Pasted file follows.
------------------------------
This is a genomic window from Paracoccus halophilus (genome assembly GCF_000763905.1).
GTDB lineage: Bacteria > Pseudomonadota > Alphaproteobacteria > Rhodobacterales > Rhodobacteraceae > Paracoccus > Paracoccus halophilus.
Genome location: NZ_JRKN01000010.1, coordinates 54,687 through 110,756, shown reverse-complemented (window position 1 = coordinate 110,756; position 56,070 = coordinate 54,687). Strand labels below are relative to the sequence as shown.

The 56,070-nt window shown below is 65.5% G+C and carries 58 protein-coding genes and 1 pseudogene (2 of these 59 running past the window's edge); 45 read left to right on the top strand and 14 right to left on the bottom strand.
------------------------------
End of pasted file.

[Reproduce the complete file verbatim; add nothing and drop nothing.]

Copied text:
This is a genomic window from Paracoccus halophilus (genome assembly GCF_000763905.1).
GTDB lineage: Bacteria > Pseudomonadota > Alphaproteobacteria > Rhodobacterales > Rhodobacteraceae > Paracoccus > Paracoccus halophilus.
Genome location: NZ_JRKN01000010.1, coordinates 54,687 through 110,756, shown reverse-complemented (window position 1 = coordinate 110,756; position 56,070 = coordinate 54,687). Strand labels below are relative to the sequence as shown.

The 56,070-nt window shown below is 65.5% G+C and carries 58 protein-coding genes and 1 pseudogene (2 of these 59 running past the window's edge); 45 read left to right on the top strand and 14 right to left on the bottom strand.